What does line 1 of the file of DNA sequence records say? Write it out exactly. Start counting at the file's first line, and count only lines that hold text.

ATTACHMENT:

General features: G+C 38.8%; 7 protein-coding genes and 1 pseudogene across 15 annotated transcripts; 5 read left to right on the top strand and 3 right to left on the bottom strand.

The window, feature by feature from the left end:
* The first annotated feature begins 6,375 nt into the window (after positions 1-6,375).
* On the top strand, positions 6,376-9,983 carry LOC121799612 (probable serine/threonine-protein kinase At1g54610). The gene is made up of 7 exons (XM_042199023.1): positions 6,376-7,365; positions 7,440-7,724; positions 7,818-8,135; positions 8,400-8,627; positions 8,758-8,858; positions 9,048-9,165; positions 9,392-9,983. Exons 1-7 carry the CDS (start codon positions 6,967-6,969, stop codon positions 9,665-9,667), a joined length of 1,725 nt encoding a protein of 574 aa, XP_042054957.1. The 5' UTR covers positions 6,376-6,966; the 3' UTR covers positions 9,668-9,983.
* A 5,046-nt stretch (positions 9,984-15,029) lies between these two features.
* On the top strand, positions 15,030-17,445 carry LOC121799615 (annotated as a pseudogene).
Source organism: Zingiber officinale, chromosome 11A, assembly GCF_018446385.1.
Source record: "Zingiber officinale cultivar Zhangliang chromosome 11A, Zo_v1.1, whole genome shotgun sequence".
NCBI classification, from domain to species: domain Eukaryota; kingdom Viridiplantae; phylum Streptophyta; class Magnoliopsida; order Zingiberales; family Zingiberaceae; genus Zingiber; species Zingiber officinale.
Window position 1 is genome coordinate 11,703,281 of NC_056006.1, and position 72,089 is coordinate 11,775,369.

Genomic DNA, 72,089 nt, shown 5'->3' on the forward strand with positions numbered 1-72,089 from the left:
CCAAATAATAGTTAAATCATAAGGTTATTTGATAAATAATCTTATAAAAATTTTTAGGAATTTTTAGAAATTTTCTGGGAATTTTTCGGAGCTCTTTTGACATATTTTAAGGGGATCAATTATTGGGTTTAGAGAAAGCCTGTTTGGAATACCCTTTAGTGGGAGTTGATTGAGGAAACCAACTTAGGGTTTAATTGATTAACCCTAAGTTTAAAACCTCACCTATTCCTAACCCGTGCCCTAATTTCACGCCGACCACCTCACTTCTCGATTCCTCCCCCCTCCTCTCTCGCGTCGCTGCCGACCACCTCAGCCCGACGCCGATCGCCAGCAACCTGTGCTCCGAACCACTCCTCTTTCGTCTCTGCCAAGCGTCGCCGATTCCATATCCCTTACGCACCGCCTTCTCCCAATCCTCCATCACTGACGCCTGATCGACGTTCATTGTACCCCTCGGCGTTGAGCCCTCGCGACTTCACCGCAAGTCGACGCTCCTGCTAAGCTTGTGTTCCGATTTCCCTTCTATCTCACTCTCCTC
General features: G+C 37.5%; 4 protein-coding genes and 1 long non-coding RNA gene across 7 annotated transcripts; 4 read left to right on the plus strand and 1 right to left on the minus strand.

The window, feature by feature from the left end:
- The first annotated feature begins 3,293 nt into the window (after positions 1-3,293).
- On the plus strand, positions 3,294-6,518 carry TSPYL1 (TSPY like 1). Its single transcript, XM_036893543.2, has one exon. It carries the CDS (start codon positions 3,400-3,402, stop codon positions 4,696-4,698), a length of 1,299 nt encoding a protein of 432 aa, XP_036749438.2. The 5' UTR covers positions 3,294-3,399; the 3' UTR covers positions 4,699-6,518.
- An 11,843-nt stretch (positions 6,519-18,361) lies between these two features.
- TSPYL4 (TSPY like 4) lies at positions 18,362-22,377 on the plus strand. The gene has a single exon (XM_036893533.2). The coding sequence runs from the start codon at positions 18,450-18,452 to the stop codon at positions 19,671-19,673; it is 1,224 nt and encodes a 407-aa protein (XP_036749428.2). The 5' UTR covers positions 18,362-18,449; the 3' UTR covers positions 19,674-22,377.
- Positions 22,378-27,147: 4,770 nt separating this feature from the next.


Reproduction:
General features: G+C 38.8%; 7 protein-coding genes and 1 pseudogene across 15 annotated transcripts; 5 read left to right on the top strand and 3 right to left on the bottom strand.